Jimmy Choo's heart and soul _ and sole, too _ belongs to a woman. Tamara Mellon is growing the luxury brand that has built its reputation on towering high heels into a full-fledged fashion house.
She works on it every single day, she says, and she lives it, too.
She is jet-setter, with her stylish leather luggage (and the wet wipes tucked in her weekender _ as she's also a bit of a germophobe); she is business executive, recently being named a business ambassador by British Prime Minister David Cameron; she's eager creative sponge, one season becoming an expert on the life and times of Blondie's Deborah Harry, who was her inspiration; and she's single mother, who wears Uggs or Wellies, depending on the weather, to the park to play with her 8-year-old daughter.
However, as a can-do person, Mellon tackled that whole comfort-mom wardrobe thing head-on, working with both Uggs and Hunter to develop Jimmy Choo-cross branded products that would meet her own style standards.
Her shoes, wardrobe, hair and makeup each time she walks out the door can't be an afterthought, says Mellon. She's wearing a leopard-print sheath and pointy-toe patent pumps on this day for an interview in a plush private room at the Saks Fifth Avenue flagship on Fifth Avenue before a public appearance to promote the new Choo fragrance.
"I do have to think about how I look _ and it's really in you or it isn't if you care _ but I have to be the brand," she says. It's not all black tie and red carpet, mind you, she says, although those are the photos people will see. But when she goes to the office, the outfit will still be chic, fashion-forward and "on the right side of sexy" _ complemented with her biker boots.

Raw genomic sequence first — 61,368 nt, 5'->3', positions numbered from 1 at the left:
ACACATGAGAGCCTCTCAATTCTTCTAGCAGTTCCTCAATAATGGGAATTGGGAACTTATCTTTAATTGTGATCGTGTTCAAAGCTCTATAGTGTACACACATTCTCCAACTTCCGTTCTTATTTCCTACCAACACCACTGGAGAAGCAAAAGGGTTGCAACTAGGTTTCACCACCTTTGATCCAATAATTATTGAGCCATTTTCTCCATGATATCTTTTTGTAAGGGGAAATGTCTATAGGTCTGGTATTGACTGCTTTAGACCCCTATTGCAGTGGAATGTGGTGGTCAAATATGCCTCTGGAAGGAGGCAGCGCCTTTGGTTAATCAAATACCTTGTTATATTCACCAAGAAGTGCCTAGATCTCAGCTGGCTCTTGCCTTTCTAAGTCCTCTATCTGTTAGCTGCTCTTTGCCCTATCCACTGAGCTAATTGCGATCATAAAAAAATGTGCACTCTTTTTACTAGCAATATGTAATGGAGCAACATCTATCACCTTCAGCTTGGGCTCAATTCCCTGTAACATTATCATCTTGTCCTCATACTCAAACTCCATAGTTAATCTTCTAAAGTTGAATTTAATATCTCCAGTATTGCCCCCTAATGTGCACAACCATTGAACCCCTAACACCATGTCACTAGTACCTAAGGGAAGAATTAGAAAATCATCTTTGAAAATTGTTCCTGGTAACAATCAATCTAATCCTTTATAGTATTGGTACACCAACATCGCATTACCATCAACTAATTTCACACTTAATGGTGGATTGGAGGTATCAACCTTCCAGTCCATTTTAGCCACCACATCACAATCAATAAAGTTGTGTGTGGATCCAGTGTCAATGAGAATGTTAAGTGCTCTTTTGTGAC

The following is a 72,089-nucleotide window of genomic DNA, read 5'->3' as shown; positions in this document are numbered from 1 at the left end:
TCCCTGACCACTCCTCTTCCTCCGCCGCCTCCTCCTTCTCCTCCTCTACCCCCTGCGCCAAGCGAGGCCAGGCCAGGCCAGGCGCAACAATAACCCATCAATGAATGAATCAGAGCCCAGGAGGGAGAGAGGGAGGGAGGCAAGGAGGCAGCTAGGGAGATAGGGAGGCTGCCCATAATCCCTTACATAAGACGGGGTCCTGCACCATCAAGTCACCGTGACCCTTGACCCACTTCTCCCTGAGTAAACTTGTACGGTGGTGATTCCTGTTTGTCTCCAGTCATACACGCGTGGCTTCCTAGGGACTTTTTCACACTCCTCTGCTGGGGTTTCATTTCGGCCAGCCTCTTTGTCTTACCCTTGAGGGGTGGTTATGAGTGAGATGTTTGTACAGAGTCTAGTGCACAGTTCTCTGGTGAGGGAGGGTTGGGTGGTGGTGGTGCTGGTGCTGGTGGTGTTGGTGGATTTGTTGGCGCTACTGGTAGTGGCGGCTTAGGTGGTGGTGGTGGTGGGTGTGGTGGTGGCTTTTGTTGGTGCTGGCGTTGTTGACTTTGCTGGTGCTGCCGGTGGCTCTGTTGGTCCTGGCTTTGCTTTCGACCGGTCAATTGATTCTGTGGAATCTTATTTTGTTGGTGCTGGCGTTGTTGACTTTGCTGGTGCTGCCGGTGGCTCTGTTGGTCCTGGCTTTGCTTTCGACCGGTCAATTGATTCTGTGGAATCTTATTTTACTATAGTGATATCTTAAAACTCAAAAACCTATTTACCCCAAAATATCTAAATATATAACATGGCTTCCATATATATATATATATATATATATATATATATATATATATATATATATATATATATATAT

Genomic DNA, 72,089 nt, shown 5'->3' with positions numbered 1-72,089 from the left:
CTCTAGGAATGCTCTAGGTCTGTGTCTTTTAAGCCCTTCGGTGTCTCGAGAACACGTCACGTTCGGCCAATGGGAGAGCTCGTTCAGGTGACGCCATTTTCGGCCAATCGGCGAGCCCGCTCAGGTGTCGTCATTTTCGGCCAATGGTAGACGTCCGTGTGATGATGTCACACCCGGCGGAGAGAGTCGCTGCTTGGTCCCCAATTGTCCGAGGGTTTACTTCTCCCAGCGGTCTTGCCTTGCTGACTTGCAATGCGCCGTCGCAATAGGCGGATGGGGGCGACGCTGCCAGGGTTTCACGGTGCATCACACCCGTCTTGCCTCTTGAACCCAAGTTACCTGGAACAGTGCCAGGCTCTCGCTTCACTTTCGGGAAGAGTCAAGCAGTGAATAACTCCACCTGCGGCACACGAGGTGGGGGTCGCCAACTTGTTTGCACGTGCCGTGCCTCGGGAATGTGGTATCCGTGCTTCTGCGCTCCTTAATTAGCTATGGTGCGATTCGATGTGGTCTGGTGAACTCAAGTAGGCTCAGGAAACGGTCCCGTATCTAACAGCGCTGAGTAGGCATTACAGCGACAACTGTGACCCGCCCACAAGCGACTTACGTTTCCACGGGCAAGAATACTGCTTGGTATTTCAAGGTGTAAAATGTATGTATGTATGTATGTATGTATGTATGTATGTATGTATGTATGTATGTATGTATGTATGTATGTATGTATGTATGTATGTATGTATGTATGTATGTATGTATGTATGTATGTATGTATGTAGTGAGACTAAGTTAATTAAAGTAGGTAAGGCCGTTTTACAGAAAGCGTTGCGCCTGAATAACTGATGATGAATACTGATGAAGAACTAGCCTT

Anamaria Wilson, fashion news director for Harper's Bazaar, says Mellon's stamp is all over every piece. "The collection is chic and refined, but with a sexy sensibility _ much like Tamara herself."
If she wouldn't wear something, there's really no point in offering it to other women, right? Mellon wonders aloud. "If you think you can rely on some sort of science for all this, you will make a mistake. Fashion is about emotion. It's about, `What do I want?' and `What do women want?'"
Considering the number of shoppers lined up to speak to Mellon on Saks' first floor _ definitely dozens _ it seems Mellon hears regularly from customers. They want fashion advice, style tips and even guidance on what shoes to wear for their wedding day.
Her answer _ to all of them: "My favorite thing to tell people is, `Dare to do it and don't be afraid.'"
Mellon was accessories editor at British Vogue back in 1996 when she sensed the opening for a new collection of luxury-label shoes to rival the likes of Manolo Blahnik. Jimmy Choo, the man, had a reputation of craftsmanship for his small couture-level business based in East London.
They launched the brand together, moving production to Italy and courting retailers as well as opening their own boutique. Equinox Luxury Holdings bought him out of his share in 2001, and in 2007, a private equity firm bought a majority of shares, although Mellon retains creative control.
She knew she had a success on her hands, er, feet, when, in 1998, a flood of boxes arrived at the Motcomb Street store and she was surrounded by what she felt were little works of wearable art. "That's when my vision came to life," Mellon says. "I can still get that excited _ you know when you get that rush when you feel you've got it right."
Mellon says it took years to develop the fragrance because it had to be the perfect blend, one that she thinks she and her customers will want to wear on a daily basis for years to come. She wanted it "sensual _ and not weak in any way," she explains, ultimately settling on a scent dominated by orchid and patchouli notes.
She'll spray it on every time she's about to disembark a plane to her next destination, hoping it'll become part of the signature style that is Tamara Mellon _ and Jimmy Choo.